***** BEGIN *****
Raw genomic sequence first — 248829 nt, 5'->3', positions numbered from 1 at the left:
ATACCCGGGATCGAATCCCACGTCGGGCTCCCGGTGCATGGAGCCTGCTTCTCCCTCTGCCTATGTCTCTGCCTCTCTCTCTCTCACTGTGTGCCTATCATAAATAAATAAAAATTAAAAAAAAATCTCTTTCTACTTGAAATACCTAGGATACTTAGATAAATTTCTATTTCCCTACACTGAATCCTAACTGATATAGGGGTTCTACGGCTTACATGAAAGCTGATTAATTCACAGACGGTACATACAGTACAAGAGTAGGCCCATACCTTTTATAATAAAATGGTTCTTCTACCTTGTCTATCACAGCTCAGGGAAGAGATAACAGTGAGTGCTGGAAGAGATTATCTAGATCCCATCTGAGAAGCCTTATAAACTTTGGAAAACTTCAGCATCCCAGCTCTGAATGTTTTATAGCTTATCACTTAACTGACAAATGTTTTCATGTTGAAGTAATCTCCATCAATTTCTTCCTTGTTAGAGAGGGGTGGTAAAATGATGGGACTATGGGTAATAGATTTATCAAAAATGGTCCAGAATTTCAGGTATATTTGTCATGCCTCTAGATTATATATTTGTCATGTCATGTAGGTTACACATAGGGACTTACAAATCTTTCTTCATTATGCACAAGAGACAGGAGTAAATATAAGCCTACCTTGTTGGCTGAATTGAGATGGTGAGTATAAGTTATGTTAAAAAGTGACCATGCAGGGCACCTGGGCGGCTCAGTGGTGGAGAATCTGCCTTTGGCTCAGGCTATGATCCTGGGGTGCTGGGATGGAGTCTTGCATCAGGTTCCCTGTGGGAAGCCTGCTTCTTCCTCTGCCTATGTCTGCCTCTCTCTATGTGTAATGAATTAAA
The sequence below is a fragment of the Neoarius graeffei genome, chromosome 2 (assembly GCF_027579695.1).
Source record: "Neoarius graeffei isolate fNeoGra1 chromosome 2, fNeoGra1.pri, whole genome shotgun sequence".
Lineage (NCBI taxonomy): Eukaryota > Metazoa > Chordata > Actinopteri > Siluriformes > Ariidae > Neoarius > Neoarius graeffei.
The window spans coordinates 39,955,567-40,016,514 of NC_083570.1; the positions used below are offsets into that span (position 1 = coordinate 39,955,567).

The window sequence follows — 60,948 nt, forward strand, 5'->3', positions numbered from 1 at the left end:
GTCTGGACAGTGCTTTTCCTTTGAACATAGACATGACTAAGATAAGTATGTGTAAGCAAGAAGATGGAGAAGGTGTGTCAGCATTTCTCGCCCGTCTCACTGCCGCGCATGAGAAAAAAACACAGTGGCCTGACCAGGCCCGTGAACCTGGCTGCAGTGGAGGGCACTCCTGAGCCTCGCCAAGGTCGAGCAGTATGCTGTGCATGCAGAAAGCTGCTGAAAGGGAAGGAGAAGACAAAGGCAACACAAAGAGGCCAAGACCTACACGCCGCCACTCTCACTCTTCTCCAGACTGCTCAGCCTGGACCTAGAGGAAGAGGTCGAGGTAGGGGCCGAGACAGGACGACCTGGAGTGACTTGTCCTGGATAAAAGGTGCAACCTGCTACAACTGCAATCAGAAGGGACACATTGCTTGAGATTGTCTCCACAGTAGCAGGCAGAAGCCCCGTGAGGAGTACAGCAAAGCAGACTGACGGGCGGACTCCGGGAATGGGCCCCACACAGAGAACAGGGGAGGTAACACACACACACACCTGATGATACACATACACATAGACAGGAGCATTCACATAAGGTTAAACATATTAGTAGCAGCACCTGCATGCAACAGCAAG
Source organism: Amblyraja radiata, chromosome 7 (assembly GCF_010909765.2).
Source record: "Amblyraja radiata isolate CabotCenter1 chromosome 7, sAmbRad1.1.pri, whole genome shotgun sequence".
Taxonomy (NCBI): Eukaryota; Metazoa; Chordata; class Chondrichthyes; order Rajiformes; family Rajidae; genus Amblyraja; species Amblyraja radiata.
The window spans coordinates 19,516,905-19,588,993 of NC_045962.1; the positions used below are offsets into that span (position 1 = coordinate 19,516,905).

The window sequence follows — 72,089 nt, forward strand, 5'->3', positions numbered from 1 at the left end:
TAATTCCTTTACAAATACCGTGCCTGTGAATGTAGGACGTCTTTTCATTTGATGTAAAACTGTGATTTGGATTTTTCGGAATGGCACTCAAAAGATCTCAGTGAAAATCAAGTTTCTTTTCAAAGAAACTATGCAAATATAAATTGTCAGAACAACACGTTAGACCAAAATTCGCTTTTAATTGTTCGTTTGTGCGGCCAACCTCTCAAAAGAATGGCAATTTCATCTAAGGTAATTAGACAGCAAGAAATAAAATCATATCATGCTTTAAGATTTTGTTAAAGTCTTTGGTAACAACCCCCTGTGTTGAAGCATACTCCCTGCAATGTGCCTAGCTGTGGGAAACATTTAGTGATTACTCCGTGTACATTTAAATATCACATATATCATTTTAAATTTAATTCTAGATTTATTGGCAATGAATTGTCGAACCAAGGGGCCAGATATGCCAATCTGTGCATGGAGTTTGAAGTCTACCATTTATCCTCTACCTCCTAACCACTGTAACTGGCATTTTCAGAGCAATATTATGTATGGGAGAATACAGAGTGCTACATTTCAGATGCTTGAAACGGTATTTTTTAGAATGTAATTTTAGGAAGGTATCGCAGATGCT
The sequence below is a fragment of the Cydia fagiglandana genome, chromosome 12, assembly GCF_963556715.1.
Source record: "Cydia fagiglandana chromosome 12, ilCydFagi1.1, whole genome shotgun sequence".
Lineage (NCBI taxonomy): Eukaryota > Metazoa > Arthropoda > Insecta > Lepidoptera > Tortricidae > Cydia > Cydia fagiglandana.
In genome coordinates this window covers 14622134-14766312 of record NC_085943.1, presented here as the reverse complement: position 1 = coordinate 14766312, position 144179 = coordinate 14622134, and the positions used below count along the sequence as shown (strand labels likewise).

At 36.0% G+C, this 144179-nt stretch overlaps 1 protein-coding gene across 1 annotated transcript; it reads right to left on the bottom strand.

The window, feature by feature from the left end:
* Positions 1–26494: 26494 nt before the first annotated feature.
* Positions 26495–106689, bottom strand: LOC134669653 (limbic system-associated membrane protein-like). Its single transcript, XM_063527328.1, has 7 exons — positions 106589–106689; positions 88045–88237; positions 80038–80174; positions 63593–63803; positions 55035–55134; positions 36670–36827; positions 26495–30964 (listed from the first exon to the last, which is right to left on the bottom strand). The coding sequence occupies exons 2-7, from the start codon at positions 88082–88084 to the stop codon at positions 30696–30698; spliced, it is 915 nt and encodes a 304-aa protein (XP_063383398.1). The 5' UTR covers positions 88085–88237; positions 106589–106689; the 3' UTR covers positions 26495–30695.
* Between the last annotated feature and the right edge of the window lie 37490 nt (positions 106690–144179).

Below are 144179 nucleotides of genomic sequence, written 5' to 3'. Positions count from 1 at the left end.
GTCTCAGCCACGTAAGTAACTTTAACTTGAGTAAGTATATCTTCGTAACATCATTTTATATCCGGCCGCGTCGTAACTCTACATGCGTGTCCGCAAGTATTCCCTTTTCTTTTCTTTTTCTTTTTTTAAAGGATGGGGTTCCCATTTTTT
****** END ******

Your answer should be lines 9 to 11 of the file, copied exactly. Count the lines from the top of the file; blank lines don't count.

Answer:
Source organism: Amblyraja radiata, chromosome 7 (assembly GCF_010909765.2).
Source record: "Amblyraja radiata isolate CabotCenter1 chromosome 7, sAmbRad1.1.pri, whole genome shotgun sequence".
Taxonomy (NCBI): Eukaryota; Metazoa; Chordata; class Chondrichthyes; order Rajiformes; family Rajidae; genus Amblyraja; species Amblyraja radiata.